A government watchdog group found that more than 65,000 significant lottery winners since 2019 continued to collect food stamps even when they were above the federal income threshold for the program.
The Government Accountability Foundation’s study of data from thirteen states shows that recipients of the Supplemental Nutrition Assistance Program (SNAP), known as food stamps, took home significant lottery winnings ranging from $4,250 to $2 million, all amounts above the federal asset threshold to qualify for the state aid program.
“It shocks the mind and defies belief,” Hayden Dublois, director of data and analytics at FGA, told Fox News Digital. “And that’s data from just 13 states. The number of 50 states is probably titanic. The scale of the problem is staggering – even by government standards.”
During that time period, fewer than 400 lottery winners have been removed from the food stamp program, according to the FGA. 41.8 million people are enrolled in this program, an increase of about 5 million since before the pandemic.
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And it’s an expensive program. Food stamp spending doubled from $60 billion in 2019 to $120 billion last year.
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“The food stamp program is a safety net designed to help the truly needy, not lottery winners or millionaires,” Dulois said. “All it would take is a simple database cross-check and an asset test, but most states don’t do that.”
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In its study, the FGA concluded that among the 13 states surveyed, Illinois ranked worst. The Land of Lincoln had more than 50,000 winners of substantial food stamp lottery prizes, but eliminated only 99, the FGA found.
FGA argues that a solution to this problem could be adding reforms to the food stamp program in the upcoming farm bill, a package passed every five years that sets policies and funding levels for agriculture, food assistance programs, natural resources and other programs.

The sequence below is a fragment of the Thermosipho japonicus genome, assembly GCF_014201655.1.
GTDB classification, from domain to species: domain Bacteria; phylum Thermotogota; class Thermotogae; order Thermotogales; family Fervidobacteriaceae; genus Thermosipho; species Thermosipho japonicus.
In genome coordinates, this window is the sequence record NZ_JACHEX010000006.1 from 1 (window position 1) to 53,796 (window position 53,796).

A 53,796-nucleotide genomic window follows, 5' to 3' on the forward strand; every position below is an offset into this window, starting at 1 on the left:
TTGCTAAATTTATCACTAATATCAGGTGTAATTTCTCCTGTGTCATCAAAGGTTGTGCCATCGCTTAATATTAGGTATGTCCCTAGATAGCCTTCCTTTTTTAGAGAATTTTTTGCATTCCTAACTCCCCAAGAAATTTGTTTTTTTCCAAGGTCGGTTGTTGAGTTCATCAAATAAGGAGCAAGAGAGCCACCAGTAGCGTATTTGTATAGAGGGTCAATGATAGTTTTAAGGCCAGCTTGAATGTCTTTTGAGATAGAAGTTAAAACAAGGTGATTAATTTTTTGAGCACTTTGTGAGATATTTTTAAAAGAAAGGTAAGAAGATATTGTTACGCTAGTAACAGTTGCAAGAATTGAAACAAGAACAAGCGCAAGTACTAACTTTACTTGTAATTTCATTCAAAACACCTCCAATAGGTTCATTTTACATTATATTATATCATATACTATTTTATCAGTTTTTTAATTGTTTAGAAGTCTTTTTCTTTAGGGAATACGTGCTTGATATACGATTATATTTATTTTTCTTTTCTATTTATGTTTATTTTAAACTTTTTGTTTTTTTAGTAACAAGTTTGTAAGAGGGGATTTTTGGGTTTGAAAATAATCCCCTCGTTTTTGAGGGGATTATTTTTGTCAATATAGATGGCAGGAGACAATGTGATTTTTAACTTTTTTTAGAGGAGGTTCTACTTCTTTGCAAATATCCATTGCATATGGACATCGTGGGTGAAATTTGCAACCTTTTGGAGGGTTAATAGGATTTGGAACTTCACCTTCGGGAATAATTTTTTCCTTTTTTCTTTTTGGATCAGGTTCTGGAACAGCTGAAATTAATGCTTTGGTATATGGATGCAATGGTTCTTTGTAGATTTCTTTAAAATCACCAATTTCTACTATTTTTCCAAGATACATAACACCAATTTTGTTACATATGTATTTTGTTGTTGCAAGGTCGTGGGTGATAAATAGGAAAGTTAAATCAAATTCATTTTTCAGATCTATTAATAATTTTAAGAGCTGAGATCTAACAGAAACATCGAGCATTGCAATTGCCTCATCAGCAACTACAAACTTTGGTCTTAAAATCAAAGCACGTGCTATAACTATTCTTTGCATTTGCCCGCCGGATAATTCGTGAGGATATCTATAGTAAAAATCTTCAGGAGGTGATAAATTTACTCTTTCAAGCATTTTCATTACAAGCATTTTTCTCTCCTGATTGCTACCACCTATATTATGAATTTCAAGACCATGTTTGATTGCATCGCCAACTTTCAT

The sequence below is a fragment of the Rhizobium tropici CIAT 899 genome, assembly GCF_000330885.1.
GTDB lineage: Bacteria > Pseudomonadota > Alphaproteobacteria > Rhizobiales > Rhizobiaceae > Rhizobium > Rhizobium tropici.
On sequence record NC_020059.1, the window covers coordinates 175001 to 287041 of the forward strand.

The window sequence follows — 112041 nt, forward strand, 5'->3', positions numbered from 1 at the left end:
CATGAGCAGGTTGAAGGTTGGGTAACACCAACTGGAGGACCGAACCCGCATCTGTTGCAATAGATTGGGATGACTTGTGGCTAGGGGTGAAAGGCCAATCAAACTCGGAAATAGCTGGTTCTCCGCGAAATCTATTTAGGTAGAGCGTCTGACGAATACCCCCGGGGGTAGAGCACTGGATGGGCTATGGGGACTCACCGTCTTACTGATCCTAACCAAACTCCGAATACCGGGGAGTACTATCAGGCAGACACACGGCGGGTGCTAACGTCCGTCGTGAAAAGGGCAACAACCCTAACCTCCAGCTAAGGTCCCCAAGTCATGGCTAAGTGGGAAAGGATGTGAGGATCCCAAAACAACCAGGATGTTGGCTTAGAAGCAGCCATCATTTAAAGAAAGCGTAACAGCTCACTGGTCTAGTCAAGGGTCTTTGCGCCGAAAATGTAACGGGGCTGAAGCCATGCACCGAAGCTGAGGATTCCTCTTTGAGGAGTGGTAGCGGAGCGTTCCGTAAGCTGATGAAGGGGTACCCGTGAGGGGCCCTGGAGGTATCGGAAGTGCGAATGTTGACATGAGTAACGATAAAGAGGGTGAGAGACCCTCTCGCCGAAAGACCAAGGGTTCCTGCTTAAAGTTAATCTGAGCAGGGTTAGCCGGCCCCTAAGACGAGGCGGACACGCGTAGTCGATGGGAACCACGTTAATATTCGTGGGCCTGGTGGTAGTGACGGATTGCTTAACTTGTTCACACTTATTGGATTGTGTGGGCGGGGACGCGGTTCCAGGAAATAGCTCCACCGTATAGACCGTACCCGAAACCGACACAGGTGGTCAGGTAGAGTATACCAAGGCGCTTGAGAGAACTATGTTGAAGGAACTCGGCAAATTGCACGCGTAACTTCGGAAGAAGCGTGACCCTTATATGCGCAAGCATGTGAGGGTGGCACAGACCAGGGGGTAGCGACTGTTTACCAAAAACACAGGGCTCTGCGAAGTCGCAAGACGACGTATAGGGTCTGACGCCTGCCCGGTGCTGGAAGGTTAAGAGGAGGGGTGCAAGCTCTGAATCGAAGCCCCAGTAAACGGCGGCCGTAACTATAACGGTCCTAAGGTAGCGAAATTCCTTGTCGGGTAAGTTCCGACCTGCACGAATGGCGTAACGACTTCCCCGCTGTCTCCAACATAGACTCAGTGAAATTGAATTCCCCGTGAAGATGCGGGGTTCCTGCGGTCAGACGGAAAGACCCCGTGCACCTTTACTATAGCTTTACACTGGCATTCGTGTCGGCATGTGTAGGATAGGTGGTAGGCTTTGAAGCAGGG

A number of Republican lawmakers in both chambers on Capitol Hill have already introduced measures that would close a loophole in the food stamp program that allows ineligible recipients to remain enrolled.
In June, Congressman Ben Klein, R-Va., introduced the No Welfare for the Rich Act, which aims to establish asset and income thresholds for Americans to qualify for SNAP. It would end what is known as broad-based categorical eligibility (BBCE) for these programs, which allows Americans whose wealth is higher than federal guidelines for these programs to still receive food assistance.
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Sen. Joni Ernst, R-Iowa, introduced a similar bill in September. The Inaccurate SNAP Payment Refund Act, she says she could cut spending by nearly $1 billion a month by requiring all errors, no matter the amount, to be counted and directing state governments to stop handing out impermissible benefits or face part of the cost.
“Families across the country are going hungry while bureaucrats jump the line to gobble up SNAP dollars, either as food stamps to shore up state budgets or as a self-service buffet of benefits for themselves or others who don’t qualify Ernst said in September.
“It’s time for the guilty states to pay the piper and eat the cost of their taxpayers’ waste.” Instead of over-serving bureaucrats, let’s end the waste and leave room at the table for hungry families.”
Original article source: 65,000 stayed on food stamps despite winning big lottery win, government figures show